Today I woke up and walked Flop around the neighborhood. It was a beautiful, clear morning, and since we are surrounded by preserved land, there are green trees and brown hills (sometimes they’re green hills, but goodness knows not in this heat) where ever you look. It was totally quiet, save for the birds.
Yesterday morning I woke up and peered over the wall of the roof of Union Rescue Mission to the street below. I watched as people packed up all their belongings methodically, preparing for the day, relieving themselves in a corner or against a tree. Personal space or peace and quiet are long since forgotten options, replaced by a constant stream of people walking by, often calling out to each other.
Last night I had Mexcian food and frozen yogurt with a friend. Then we watched Bachelor Pad. You can judge, I judge myself a little.
The night before I skipped dinner, as quietly as I could, because corn, noodles and a hot dog didn’t sit well. And because I knew I could.
Last night I fell asleep in a king size bed with clean white sheets. The A/C was on and the only noise was the hum of a room fan. I woke up at 1:30am when Flop decided he was thirsty and panted a whole bunch. He’s the loudest panter ever. Then I went back to bed.
The night before I woke up so much that if it weren’t for the fact that I knew I was waking up I would never have believed I was asleep at all. (Ever have those nights?) From the way I hurt from sleeping on hard ground to the seven sirens to the four helicopters to the lights that stayed on all night, it was not happening. Then I wondered how to process my almost innate desire to complain, when the people below me try to find rest on hard ground amidst the noise and lights every night.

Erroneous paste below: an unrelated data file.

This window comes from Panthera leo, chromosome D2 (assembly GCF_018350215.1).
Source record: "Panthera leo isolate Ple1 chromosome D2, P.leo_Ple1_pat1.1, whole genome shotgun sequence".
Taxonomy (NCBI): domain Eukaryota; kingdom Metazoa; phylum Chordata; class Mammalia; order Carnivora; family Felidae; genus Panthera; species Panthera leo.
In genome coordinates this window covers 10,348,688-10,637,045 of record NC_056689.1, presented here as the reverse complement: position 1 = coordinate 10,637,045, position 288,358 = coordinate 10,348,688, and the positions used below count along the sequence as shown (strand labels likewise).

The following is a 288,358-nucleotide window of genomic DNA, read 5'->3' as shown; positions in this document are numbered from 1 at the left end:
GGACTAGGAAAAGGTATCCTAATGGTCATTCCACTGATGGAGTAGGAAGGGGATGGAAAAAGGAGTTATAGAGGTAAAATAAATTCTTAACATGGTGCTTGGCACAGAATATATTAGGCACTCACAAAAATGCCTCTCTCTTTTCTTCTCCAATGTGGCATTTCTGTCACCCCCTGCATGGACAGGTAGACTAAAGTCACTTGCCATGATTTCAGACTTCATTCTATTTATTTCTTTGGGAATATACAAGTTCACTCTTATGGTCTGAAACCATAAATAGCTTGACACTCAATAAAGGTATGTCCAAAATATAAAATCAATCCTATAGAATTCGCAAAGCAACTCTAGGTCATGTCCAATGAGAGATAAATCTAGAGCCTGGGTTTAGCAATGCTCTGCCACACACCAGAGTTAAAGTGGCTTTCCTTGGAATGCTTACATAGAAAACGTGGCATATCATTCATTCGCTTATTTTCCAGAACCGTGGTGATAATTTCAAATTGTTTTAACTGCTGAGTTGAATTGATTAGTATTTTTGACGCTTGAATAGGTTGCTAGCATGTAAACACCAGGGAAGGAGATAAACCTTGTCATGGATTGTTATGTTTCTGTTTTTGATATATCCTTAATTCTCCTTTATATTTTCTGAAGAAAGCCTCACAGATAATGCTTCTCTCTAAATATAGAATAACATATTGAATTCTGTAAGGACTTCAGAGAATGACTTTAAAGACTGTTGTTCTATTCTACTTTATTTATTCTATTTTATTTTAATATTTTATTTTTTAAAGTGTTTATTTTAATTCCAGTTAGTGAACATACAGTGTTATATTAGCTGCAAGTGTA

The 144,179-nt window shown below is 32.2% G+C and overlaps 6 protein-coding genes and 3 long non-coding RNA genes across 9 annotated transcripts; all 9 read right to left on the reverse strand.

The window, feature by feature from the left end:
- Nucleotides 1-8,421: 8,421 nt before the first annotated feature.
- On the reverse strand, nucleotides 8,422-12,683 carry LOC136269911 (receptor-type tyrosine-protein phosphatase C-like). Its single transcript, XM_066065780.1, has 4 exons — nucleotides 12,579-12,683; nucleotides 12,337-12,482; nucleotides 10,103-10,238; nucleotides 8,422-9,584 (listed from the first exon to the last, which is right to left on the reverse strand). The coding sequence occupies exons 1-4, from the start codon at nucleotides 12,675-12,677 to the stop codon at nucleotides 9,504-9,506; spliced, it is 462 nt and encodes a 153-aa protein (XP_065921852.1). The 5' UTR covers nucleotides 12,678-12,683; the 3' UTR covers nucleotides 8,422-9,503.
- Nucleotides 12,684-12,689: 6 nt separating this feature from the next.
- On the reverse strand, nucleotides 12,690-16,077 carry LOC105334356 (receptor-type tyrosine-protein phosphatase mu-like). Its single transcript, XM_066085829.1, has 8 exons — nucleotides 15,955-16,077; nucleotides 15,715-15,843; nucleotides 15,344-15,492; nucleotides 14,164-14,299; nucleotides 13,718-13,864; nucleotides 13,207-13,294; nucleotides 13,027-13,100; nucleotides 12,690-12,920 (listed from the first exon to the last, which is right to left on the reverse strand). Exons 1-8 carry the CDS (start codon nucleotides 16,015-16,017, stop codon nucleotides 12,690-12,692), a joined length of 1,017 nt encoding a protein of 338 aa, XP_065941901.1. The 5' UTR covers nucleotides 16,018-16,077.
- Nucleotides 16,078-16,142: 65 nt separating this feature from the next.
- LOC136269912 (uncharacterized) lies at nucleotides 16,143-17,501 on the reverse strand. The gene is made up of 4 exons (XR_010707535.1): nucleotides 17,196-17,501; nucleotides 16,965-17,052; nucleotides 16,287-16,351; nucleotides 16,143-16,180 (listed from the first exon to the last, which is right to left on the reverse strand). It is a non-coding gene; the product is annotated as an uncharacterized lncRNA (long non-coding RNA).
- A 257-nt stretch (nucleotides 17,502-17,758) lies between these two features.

This past week, twenty of us spent one night on the roof of a mission on Skid Row as part of a day devoted to learning more about our city. On any given night, there are between 4-5,000 homeless persons sleeping in the 50 square blocks of Skid Row. From the roof, we stared down at the street for hours, talking in low voices about the people or cars that passed below us. Late in the night, one student remarked, “They’re just people, and we’re watching them like it’s an exhibit. But they shouldn’t be different us.”
Greg Boyle writes that knowing the stories of the homies calls us to kinship, to moving beyond ‘us’ and ‘them’ until there is only ‘us.’ This is true of the stories of every person who experiences material poverty as well. “If there is a fundamental challenge within these stories,” Boyle writes, “it is simply to change our lurking suspicion that some lives matter less than other lives.”
Throughout the stay, I kept returning to the lyrics of “God of the City:”
Greater things have yet to come and greater things are still to be done in this city.
Greater things have yet to come and greater things are still to be done here.
There’s so much I cannot do about the challenges of poverty, but I keep trying, because I want to be part of the greater things that will be done in this city.
If you work with high school or college students, take them into your community. Create experiential learning opportunities for them–a poverty simulation or an overnight at a mission. Let them engage their five senses and interact with people who are sometimes treated like their lives matter less. Some of the best conversations I’ve had with my college students came in the hours that we stared over that wall. Challenge them to really get to know the city, so they can draw closer to the heart of the God of the city.